The Literate Chef

Posts Tagged ‘brussel sprouts’

With Thanksgiving but a Week Away…

In General Articles, Recipes, Thanksgiving on November 15, 2012 at 10:01 AM

…if, you are still planning your Thanksgiving menu, perhaps we can be of assistance. Last year we posted our traditional family Thanksgiving recipes; here we link them in this update, which we hope that you will find helpful.

Ready and Waiting for the Carving Knife

This year, as our long-time close friends, Marge & Dan, as well as their 3 children and their families will be joining us, we will have 22 at table. Accordingly, we will be doubling up on the Roast Stuffed Turkey with Dorothea’s Italian Sausage and Mushroom Stuffing, and tripling up on the sides of Fresh Cranberry Sauce, Bourbon Sweet Potatoes and Brussel Sprouts Roasted with Hazelnuts.

Fresh Cranberry Sauce

Roasted Brussel sprouts with Hazelnuts

In addition to sharing this special meal with special friends, we will enjoy the added bonus of a double quantity of Turkey Soup after the feast is but a happy memory.

Turkey Soup with Cheese Tortelloni

Happy Thanksgiving to all of our subscribers and readers!

The Maturing Palate

In General Articles on March 31, 2012 at 10:38 AM

As we mature, our palate does as well!  That statement is admittedly anecdotal and based solely on personal experience.  But think about it, how many foods did you as a child once eschew only to find yourself in later years enjoying, as if they were always a part of your diet?

My mature palate discoveries   have included Calves Liver, Brussel Sprouts, Broccoli Rabe, Fish and Beets! Yes, beets; that deep-red, firm and smooth vegetable which resembles nothing else in taste or texture and that, when forced upon me as a child, produced an involuntary gag reflex, appear to be good for you , as mother always claimed, and they taste good as well.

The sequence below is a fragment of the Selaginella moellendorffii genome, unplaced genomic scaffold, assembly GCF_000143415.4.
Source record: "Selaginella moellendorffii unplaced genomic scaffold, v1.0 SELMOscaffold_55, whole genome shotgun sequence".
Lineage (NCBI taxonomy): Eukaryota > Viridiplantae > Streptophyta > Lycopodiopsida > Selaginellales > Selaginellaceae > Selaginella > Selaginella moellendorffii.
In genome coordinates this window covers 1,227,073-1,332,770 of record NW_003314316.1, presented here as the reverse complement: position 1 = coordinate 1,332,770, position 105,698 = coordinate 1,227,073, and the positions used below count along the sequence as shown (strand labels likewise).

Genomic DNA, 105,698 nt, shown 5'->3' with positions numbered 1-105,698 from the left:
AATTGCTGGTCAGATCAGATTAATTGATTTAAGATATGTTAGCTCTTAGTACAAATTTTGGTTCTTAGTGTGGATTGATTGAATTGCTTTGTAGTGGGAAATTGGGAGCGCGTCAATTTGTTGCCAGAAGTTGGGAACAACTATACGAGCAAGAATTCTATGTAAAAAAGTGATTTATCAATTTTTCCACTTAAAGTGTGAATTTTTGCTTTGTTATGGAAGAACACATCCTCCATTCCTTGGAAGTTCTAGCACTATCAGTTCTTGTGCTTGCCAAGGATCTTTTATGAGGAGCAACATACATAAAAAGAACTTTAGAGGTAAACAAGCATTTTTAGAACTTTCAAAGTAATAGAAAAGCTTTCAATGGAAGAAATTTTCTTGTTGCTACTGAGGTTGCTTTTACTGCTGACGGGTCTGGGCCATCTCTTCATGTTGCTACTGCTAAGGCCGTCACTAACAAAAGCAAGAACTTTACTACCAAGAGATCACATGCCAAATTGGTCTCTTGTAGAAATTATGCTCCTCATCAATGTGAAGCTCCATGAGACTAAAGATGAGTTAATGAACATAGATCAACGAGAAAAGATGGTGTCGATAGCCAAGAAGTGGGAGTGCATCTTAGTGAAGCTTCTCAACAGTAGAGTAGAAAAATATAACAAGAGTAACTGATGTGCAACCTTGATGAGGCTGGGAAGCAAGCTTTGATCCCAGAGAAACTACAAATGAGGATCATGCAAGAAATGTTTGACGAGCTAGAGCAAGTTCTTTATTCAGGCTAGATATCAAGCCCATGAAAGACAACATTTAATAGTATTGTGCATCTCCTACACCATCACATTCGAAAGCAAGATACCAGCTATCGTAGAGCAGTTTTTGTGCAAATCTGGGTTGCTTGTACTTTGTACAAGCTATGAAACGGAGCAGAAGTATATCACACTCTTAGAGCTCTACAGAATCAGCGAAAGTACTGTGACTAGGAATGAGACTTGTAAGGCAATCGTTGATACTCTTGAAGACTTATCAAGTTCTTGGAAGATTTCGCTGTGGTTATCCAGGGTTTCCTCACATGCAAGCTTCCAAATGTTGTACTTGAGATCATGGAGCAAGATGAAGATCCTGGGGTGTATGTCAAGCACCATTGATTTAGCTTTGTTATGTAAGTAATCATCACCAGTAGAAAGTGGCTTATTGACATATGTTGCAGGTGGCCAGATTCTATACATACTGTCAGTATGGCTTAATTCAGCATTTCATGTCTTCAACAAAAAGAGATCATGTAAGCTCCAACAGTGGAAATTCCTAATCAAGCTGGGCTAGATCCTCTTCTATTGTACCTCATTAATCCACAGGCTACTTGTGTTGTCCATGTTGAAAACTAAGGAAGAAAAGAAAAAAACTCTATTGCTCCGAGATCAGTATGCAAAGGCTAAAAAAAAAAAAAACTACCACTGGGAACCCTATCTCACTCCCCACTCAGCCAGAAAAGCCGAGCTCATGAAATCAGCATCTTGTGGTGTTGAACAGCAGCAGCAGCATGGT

Beets, also known as beetroots, can be boiled or roasted and eaten warm, as a side dish; boiled and pickled and eaten cold, as a side dish; boiled, not pickled and either warm or cold used in a salad, particularly with goat cheese, which has a great affinity for beets. Last week, while trolling the aisles of the supermarket, I spotted a great sale on beets, a bag of 12 for $3. Being unable to resist such a bargain, I threw the bag into my shopping cart with little thought as what to do with them.

Betty, having grown up with Pickled Beets as a mainstay in her family, knew exactly what to do with them. She boiled and peeled them, then pickled half of them, setting aside the other half, which she chilled and added to salads during the week. So after eating beets for the past week in these various forms, I am on to the next discovery.

The Turkey That Keeps Giving

In General Articles, Recipes, Thanksgiving on December 4, 2011 at 3:59 PM

Here it is nine full days after Thanksgiving and we are still enjoying the gifts given up by our 21 pound Plainville Farms Thanksgiving turkey. The turkey dinner and its side dishes are but a memory.  The leftovers of hot turkey sandwiches smothered in gravy, accompanied by re-heated stuffing and the counterpoint of tart cranberry sauce, as well as cold turkey sandwiches on rye bread slathered with homemade Russian dressing disappeared days ago; and now the last of the Turkey Soup is gone as well. I have had my fill of Tom Turkey and if I don’t meet him again until next Thanksgiving, that will be just fine with me. But it is remarkable how many meals one can squeeze out of a single bird.

Our Thanksgiving feast this year started out with a gift of more than two dozen deliciously sweet and briny East Dennis Oysters™ compliments of John and Stephanie Lowell of the East Dennis Oyster Farm and our mutual friend Serge. I first became acquainted with these briny delights in Biloxi, Mississippi while on the payroll of Uncle Sam and stationed at Keesler AFB. Having had a long established relationship with another hard-shelled creature of the sea, Cherrystone clams, I never felt the need to meet their cousin. But clams were not readily available on the Gulf Coast, while oysters were in abundance, thus began a long-standing conflict; clams or oysters or both!